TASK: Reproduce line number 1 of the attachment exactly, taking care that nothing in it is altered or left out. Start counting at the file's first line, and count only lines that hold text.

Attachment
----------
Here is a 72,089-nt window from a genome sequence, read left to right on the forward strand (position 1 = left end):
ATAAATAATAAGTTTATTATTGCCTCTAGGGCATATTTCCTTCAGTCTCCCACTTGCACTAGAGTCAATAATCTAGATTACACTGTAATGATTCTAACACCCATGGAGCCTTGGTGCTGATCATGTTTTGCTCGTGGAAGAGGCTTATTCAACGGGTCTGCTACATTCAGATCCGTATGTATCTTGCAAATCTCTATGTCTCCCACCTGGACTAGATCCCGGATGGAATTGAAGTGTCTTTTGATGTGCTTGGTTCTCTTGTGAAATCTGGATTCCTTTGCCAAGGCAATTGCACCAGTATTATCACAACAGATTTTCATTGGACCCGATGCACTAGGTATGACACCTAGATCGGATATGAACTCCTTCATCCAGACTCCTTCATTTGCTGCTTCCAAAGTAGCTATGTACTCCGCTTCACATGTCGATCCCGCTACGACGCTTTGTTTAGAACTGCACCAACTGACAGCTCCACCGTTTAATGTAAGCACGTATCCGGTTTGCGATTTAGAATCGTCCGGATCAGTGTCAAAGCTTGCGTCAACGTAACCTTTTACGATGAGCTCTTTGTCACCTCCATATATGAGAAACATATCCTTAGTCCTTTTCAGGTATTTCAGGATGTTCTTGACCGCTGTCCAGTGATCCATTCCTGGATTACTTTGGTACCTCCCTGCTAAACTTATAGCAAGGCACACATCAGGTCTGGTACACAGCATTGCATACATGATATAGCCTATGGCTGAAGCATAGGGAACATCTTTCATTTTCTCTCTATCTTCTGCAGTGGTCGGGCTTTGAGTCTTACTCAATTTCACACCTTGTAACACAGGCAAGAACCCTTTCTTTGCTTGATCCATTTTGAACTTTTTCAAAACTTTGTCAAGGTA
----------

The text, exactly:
Here is a 72,089-nt window from a genome sequence, read left to right on the forward strand (position 1 = left end):